• Dump all of your ideas into a file for safekeeping!
  • Use the method that suits you best, be it pen and paper, Google Docs or whatever else
  • If you'd like to use scrivener too, you can get their awesome training program here (that's an affiliate link - I only recommend products that I use almost every day and couldn't live without!)

Day 5: The Contents Page

Now it’s time to plan a contents page! This can change down the road, so don’t stress too much about this part of the plan.

But in order to have a solid plan to begin writing, you need a basic layout. Look at your brain dump and pick out the biggest topics or themes that can act as the 'headings' for your other content.

Then think about putting these topics into a coherent and logical order. Your book should take your readers on a journey from the beginning where they have a problem, through a learning and information stage, to the end where their problem is solved.

Your contents should reflect this journey. So go ahead and plan out a draft of contents. Again, this is going to change, so don’t worry about it being perfect - we are still only planning!

Day 5 Round-Up:

  • Go through your brain dump and pick out the main topics and themes
  • Structure these into a coherent order that will form your contents page!

Day 6: Pick Your Favourite Bits

Look at your contents page and put each of your sections or chapters into order of preference. This might sound a little strange and you might be thinking, “Well surely I should love all of my sections?”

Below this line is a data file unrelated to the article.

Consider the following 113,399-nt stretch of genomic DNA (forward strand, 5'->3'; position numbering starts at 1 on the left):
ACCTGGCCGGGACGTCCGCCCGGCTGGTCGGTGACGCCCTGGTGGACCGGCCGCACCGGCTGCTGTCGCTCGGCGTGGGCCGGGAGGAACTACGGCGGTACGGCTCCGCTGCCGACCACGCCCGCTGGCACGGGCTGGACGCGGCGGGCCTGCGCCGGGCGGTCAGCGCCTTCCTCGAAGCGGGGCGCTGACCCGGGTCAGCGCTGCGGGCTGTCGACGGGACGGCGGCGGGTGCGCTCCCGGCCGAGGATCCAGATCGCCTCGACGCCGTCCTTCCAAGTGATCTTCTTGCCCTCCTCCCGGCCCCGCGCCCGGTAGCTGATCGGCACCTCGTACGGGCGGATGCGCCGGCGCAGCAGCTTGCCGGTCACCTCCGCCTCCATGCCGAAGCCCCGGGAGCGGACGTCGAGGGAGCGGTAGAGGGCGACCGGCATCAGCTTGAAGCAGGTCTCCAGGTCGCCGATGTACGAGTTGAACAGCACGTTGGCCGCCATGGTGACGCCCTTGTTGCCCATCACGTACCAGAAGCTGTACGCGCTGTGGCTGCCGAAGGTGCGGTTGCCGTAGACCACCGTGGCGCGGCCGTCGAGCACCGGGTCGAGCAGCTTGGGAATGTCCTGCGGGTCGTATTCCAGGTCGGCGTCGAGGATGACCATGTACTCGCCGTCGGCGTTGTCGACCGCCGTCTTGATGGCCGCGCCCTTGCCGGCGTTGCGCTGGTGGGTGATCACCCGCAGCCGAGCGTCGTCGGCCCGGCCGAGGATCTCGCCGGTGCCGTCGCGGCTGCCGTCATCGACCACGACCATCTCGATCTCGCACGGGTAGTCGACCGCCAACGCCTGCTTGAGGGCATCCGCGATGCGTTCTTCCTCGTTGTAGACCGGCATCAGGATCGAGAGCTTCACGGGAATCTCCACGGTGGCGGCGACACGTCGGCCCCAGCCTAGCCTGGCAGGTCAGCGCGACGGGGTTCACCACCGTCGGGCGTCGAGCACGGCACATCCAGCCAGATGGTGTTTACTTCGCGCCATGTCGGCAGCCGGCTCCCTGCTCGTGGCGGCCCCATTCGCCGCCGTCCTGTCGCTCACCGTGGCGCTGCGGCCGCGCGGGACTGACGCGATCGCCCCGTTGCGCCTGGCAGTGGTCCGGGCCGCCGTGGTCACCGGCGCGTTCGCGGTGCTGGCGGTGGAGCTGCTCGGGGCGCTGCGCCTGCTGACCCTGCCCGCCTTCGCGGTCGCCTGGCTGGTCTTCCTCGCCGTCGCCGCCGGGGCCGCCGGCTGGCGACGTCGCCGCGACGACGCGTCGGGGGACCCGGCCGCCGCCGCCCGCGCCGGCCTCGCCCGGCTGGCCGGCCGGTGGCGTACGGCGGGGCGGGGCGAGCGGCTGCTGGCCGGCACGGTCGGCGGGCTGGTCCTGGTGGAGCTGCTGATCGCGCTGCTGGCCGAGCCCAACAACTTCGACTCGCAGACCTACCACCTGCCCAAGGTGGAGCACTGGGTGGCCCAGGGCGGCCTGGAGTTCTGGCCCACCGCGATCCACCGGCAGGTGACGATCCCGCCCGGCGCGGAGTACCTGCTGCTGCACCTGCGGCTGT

Short answer: No.

There are going to be sections that you are extra excited to write about because they’re your favourite parts of your topic. On the flip side, there may be sections that are integral to the book that you find a little boring.

If you are writing about building a blog and you’re starting with the physical process of building it, you might find this really boring because you know it so well. Whereas you might be really excited to write about the design process because designing is your true passion.

Put the chapters in order from your favourite chapter, to your least favourite.

Here’s a top writing secret: You don’t have to write your book in chronological order (waits for gasp). In fact, it’s best to start with the chapter that you are most excited about.

You are way more likely to just get going if you start with the fun part, and once this is done, seeing your progress will spur you on to create the not-so-fun parts.

Plan to write chapters in a love-hate sequence. Start with your favourite, move to your least favourite, then do your second favourite and so on. You’ll be surprised how much this little planning tip will keep your writing flowing easily.

Day 6 Round-Up:

  • Put your contents headings into your order of preference
  • Plan to write your favourite topic first to motivate you to get started!

Day 7: Create Separate Files For Your Headings

This is where Scrivener becomes your best friend. You can create separate files within one master document with different headings.